Alexey Shved, CSKA Moscow
May 1, 2012
The name Alexey Shved has long been tossed around basketball circles as Russia's next great talent. This season Shved put it all together with a breakout campaign in which he has played a pivotal role leading CSKA Moscow to the 2012 Turkish Airlines Euroleague Final Four. Shved, 23 in age and uniform number, has provided instant offense off the bench for the Russian champs as he commanded a prominent role for the first time in six Euroleague seasons. Now comes his next great challenge – helping CSKA to another Euroleague title. Shved watched from the sidelines as a teenage reserve when CSKA won its last crown in 2008, but now he is due a much greater role. Before travelling to Istanbul, Shved opened up about his season in the Euroleague.net interview, in which he touched upon past teammates, his mindset coming into games and his biggest strengths (hint: it's not his Euroleague record three-point shooting). What is certain is that despite his lack of Final Four experience, Shved knows how to approach these games. "The Final Four games are completely different," Shved told Euroleague.net. "If you lose just once, you don't fight for the trophy. So we will be 100% focused. Or even more."
Congratulations on reaching the Turkish Airlines Euroleague Final Four! This has certainly been your finest season to date. What do you attribute your breakthrough to?
"Thank you, first of all. I started the season well and the coach trusts me, my teammates too. Everything has gone well so far. Now we have to take the two last steps… We want to win the Euroleague title."
Obviously, Coach Kazlauskas has a lot of trust in you. How much of that trust did he give you freely and how much trust did you have to earn from him?
"From the very beginning coach Kazlauskas trusted me and gave me playing time. So I just played, sometimes better and sometimes less, but the trust was there and I cherish that. I don't want coach to feel bad about me."
When did you realize that this Euroleague season was becoming a breakthrough of sorts for you? Was there any particular game or moment?
"I can't single out any game. I just played… And I played well mostly. And I am trying to improve."
You are currently the Euroleague career leader in three-point shooting percentage at an even 50%. Do you think of yourself as a three-point shooter first?
"I don't think that the shot is my strongest asset! I like best to be in pick-and-roll situations; I like to pass the ball. It just happened that I have good shooting percentages in the Euroleague. If you look at my stats in other tournaments, I am not shooting as well. I can just say that it's great that I am making 50% of my shots."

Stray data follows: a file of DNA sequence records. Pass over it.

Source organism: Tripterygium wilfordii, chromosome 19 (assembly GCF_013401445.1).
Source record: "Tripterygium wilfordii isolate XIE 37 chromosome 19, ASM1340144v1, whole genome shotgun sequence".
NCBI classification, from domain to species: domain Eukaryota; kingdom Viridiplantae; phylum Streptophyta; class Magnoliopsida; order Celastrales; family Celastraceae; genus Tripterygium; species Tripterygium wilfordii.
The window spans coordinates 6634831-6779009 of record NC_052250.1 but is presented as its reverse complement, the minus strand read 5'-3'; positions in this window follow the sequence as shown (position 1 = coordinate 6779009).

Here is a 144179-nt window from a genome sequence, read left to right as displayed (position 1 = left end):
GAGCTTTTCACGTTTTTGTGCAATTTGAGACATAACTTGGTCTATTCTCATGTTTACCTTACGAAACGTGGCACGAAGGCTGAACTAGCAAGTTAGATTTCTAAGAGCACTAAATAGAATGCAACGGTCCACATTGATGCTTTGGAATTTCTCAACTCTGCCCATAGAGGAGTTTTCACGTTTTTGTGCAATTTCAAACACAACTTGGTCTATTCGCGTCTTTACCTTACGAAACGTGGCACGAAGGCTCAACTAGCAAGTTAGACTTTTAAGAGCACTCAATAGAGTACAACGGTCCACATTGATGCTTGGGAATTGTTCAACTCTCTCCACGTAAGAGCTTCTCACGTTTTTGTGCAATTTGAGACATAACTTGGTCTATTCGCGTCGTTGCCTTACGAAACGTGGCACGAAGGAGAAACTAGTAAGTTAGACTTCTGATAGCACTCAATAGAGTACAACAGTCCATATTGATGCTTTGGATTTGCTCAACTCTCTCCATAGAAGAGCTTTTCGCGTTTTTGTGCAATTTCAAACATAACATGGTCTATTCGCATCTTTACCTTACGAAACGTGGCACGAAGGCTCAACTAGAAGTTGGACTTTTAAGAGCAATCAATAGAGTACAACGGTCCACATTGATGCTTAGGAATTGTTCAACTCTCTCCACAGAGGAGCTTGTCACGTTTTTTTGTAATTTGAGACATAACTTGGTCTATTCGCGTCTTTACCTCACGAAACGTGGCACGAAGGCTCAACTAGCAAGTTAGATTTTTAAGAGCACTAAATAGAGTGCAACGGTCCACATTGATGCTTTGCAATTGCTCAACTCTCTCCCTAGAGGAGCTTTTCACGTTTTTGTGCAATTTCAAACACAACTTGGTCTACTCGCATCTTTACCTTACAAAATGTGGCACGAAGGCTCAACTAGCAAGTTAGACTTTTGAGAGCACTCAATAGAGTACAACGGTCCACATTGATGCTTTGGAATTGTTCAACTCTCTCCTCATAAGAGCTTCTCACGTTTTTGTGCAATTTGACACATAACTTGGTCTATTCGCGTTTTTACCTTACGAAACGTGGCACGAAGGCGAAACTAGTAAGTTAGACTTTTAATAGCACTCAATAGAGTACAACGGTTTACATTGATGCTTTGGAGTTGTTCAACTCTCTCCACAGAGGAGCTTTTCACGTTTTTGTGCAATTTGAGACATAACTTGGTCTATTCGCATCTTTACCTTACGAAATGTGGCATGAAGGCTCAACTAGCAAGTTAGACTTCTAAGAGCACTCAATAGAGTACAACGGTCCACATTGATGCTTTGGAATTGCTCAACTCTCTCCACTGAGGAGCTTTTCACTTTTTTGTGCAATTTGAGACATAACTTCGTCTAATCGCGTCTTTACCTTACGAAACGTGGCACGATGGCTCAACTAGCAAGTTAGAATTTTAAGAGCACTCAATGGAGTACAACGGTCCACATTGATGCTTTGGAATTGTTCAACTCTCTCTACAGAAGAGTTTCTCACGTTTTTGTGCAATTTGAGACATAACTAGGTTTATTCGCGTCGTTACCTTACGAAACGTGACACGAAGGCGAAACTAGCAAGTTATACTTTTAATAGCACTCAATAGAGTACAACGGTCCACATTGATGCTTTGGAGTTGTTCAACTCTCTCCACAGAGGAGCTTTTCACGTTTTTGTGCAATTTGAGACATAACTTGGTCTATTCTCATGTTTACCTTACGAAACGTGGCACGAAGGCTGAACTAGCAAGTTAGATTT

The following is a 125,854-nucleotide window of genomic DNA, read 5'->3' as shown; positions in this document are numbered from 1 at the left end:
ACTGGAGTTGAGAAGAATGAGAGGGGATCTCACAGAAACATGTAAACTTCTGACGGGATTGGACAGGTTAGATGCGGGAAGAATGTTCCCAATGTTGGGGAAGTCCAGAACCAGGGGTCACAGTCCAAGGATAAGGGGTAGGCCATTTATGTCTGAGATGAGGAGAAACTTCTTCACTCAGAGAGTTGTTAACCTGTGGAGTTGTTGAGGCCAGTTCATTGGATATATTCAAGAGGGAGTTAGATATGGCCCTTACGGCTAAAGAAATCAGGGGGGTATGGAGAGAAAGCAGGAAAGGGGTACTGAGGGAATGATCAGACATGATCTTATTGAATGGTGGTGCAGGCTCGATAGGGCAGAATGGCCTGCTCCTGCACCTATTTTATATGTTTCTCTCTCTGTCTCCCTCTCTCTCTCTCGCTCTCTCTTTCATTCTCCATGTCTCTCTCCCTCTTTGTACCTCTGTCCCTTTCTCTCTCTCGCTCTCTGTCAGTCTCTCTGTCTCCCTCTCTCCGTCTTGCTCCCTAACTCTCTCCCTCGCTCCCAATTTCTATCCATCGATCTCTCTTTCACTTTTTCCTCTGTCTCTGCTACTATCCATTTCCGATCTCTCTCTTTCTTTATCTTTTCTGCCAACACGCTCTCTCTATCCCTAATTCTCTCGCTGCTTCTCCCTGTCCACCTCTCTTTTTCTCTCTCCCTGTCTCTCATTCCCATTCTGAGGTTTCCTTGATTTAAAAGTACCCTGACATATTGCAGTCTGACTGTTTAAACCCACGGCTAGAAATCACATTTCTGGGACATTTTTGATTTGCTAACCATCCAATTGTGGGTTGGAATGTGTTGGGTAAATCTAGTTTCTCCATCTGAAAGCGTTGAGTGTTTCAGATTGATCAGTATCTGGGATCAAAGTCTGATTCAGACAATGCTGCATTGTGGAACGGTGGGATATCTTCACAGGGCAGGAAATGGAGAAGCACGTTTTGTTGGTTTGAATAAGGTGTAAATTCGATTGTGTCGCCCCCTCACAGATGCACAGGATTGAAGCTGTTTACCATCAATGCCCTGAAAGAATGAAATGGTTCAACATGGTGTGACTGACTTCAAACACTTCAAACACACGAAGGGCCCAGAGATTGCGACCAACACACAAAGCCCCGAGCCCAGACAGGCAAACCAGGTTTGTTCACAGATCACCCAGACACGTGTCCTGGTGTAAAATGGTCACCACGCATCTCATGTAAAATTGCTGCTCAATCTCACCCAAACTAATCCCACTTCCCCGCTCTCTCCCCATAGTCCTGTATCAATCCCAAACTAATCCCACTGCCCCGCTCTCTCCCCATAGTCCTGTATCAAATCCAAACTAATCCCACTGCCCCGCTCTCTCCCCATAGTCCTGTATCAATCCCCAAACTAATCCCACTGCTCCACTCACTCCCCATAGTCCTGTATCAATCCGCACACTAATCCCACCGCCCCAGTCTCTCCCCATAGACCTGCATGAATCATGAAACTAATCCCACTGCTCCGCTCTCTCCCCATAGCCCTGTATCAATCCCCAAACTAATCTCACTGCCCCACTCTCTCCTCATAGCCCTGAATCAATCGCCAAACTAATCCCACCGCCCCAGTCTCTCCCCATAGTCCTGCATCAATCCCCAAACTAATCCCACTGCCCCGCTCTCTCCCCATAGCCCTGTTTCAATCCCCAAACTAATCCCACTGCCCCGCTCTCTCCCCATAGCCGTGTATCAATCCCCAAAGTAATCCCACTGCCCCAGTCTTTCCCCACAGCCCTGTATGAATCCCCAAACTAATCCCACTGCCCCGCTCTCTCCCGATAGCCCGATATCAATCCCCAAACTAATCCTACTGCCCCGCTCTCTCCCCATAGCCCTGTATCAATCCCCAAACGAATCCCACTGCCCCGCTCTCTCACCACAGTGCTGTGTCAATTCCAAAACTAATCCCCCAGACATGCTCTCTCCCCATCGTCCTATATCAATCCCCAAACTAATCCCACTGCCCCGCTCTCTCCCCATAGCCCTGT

This season, you've had the job of leading CSKA's very successful bench. What thoughts do you have in mind when you walk onto the court?
"I started for the junior team when I first came to CSKA, but at the next level I was moved to the bench and I've already become used to this role. I feel comfortable to be the first or second player off the bench and I try to to do the things coach asks me to do."
You've been to Final Fours before without playing in any. Now, you can expect significant responsibility. How are you preparing yourself for this major moment in your career?
"I never think about anything negative when I step on the floor. I never think that I can miss, turn the ball over or something. It can go deep into you and get you in trouble. I think you have to have your mind free when you enter the game, to try to do the same things you have done in previous games, in previous stages of competition."
Looking ahead to the semifinal, what are your thoughts on matching up against Panathinaikos star Dimitris Diamantidis?
"He is excellent; a very strong point guard and very smart. We know him well. We played against him this season and we will try to do our best to stop him and get the win."
What confidence do two regular season victories over Panathinaikos give you and your team?
"It adds some confidence, but not too much. It is better to have two wins than two losses. Because when you play the third game, you will be bothered with the thoughts about the losses. Still I think that the Final Four games are completely different. You have to stay focused for every game because you don't have a chance if you lose. It is not like in the Top 16 or regular season. If you lose just once, you don't fight for the trophy. So we will be 100% focused. Or even more."
You have played alongside some great point guards, including Theo Papaloukas, J.R. Holden and now Milos Teodosic. What have you learned from each of them?
"Everything. I learned how to play in different game situations, how to behave off the court. They were always ready to give advice, to teach me. They are great guys and it's a pity we can't all play together."
CSKA plays very exciting basketball and you've been part of many spectacular highlights this season. Does the team need to be true to that style in order to win the Final Four?
"First, we have to play reliably. Surely, if we will have the situations where we can go for an alley-oop pass or something like that, we'll do it, but that should not be a risk. If you're 100% sure that you can score, then yes; if it is 50-50, you better slow down."